Melissa Healy
Los Angeles Times

In a sign that the treatment of depression is shifting to the mainstream of American medical care, a federal panel has recommended that general physicians screen all adults for depression and treat those affected by the mood disorder with antidepressant medication, refer them to psychotherapy or do both.

For the first time, the U.S. Preventive Services Task Force also advised that physicians assess all pregnant and postpartum women for signs of depression, as well as elderly adults.

The task force, which assesses the harms and benefits of screening programs and makes recommendations accordingly, said that screening pregnant and postpartum women for depression would have a “moderate net benefit.”

At the same time, the panel acknowledged that, given the small risk that treatment with antidepressants could harm a developing fetus, pregnant women with depression should be offered a “range of treatment options,” including cognitive behavioral therapy, which has been found effective in relieving depressive symptoms.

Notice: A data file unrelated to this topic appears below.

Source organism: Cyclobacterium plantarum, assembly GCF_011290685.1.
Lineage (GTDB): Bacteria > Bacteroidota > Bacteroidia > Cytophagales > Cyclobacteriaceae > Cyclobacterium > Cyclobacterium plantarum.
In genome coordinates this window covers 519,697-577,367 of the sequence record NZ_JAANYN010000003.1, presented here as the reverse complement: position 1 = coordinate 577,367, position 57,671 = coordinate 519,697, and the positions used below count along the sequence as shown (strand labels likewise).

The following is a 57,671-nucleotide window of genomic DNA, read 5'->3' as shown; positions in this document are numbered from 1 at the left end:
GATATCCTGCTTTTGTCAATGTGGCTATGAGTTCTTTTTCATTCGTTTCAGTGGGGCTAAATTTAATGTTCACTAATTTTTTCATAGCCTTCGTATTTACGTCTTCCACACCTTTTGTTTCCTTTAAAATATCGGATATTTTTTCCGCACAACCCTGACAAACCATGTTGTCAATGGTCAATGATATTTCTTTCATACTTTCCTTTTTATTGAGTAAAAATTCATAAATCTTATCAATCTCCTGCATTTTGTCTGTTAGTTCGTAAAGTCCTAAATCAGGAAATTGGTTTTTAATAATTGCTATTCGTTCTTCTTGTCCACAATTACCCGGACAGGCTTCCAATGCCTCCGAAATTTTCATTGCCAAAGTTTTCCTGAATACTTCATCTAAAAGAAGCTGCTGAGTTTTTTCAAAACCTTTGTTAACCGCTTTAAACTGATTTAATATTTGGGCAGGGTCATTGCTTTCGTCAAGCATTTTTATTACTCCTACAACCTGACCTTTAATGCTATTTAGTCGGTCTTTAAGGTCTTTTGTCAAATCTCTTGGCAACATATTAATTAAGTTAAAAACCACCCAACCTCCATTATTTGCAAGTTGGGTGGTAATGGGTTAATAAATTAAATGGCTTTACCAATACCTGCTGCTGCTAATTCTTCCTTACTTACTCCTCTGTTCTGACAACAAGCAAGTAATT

As many as 1 in 5 women who give birth each year is thought to have postpartum depression symptoms. The new recommendations, published Tuesday in the Journal of the American Medical Association, ensure that virtually all adults consulting with a physician will at some point be asked a battery of questions aimed at discerning the signs of depression. Among those are prolonged sadness or irritability, feelings of guilt and worthlessness, disturbances of sleep or appetite, and loss of energy and interest in activities once a source of enjoyment.

“What this recommendation is saying is that, as a country, we don’t have an excuse” for failing to diagnose and treat depression, said University of California, Los Angeles, psychiatrist Dr. Nelson Freimer, director of a university initiative that aims to improve depression care and find the disorder’s biological links.

“This is one of the nation’s leading killers and causes of disability, and it has enormous effects throughout our society,” Freimer said.